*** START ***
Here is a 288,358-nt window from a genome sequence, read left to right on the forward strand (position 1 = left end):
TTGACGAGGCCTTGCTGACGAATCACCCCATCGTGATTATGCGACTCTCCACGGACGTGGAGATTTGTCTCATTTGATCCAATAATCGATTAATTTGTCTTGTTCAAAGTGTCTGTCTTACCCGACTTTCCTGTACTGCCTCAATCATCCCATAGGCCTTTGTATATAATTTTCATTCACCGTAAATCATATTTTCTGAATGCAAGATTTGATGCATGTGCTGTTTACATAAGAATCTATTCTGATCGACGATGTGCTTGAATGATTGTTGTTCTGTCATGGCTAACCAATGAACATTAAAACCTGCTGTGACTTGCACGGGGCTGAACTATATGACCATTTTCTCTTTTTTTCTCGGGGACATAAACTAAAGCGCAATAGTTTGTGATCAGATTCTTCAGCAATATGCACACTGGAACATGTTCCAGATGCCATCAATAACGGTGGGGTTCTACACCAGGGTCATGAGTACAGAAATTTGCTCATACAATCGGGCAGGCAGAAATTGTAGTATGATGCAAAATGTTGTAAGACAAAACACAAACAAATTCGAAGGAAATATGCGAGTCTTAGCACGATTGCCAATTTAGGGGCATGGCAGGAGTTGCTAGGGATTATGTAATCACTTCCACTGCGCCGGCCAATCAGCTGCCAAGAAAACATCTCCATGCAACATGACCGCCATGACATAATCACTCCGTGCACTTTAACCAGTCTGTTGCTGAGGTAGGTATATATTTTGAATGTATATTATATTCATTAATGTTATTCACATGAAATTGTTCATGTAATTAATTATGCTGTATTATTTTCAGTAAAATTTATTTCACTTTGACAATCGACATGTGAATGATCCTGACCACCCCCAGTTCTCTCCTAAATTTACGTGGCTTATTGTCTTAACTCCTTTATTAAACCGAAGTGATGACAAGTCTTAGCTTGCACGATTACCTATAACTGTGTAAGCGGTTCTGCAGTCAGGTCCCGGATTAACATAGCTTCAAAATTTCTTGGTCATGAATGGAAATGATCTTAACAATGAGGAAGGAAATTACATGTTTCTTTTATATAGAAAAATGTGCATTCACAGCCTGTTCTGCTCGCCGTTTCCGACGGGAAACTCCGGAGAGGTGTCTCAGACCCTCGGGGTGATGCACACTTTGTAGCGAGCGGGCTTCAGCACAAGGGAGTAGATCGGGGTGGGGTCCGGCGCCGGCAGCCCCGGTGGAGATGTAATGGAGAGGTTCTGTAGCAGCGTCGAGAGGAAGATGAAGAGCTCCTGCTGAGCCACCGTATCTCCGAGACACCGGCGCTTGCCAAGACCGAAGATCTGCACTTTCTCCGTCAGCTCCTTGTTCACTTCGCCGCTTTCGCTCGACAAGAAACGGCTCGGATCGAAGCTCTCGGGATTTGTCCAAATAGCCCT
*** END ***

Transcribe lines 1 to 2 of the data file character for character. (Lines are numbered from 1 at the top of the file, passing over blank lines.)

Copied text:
Here is a 288,358-nt window from a genome sequence, read left to right on the forward strand (position 1 = left end):
TTGACGAGGCCTTGCTGACGAATCACCCCATCGTGATTATGCGACTCTCCACGGACGTGGAGATTTGTCTCATTTGATCCAATAATCGATTAATTTGTCTTGTTCAAAGTGTCTGTCTTACCCGACTTTCCTGTACTGCCTCAATCATCCCATAGGCCTTTGTATATAATTTTCATTCACCGTAAATCATATTTTCTGAATGCAAGATTTGATGCATGTGCTGTTTACATAAGAATCTATTCTGATCGACGATGTGCTTGAATGATTGTTGTTCTGTCATGGCTAACCAATGAACATTAAAACCTGCTGTGACTTGCACGGGGCTGAACTATATGACCATTTTCTCTTTTTTTCTCGGGGACATAAACTAAAGCGCAATAGTTTGTGATCAGATTCTTCAGCAATATGCACACTGGAACATGTTCCAGATGCCATCAATAACGGTGGGGTTCTACACCAGGGTCATGAGTACAGAAATTTGCTCATACAATCGGGCAGGCAGAAATTGTAGTATGATGCAAAATGTTGTAAGACAAAACACAAACAAATTCGAAGGAAATATGCGAGTCTTAGCACGATTGCCAATTTAGGGGCATGGCAGGAGTTGCTAGGGATTATGTAATCACTTCCACTGCGCCGGCCAATCAGCTGCCAAGAAAACATCTCCATGCAACATGACCGCCATGACATAATCACTCCGTGCACTTTAACCAGTCTGTTGCTGAGGTAGGTATATATTTTGAATGTATATTATATTCATTAATGTTATTCACATGAAATTGTTCATGTAATTAATTATGCTGTATTATTTTCAGTAAAATTTATTTCACTTTGACAATCGACATGTGAATGATCCTGACCACCCCCAGTTCTCTCCTAAATTTACGTGGCTTATTGTCTTAACTCCTTTATTAAACCGAAGTGATGACAAGTCTTAGCTTGCACGATTACCTATAACTGTGTAAGCGGTTCTGCAGTCAGGTCCCGGATTAACATAGCTTCAAAATTTCTTGGTCATGAATGGAAATGATCTTAACAATGAGGAAGGAAATTACATGTTTCTTTTATATAGAAAAATGTGCATTCACAGCCTGTTCTGCTCGCCGTTTCCGACGGGAAACTCCGGAGAGGTGTCTCAGACCCTCGGGGTGATGCACACTTTGTAGCGAGCGGGCTTCAGCACAAGGGAGTAGATCGGGGTGGGGTCCGGCGCCGGCAGCCCCGGTGGAGATGTAATGGAGAGGTTCTGTAGCAGCGTCGAGAGGAAGATGAAGAGCTCCTGCTGAGCCACCGTATCTCCGAGACACCGGCGCTTGCCAAGACCGAAGATCTGCACTTTCTCCGTCAGCTCCTTGTTCACTTCGCCGCTTTCGCTCGACAAGAAACGGCTCGGATCGAAGCTCTCGGGATTTGTCCAAATAGCCCT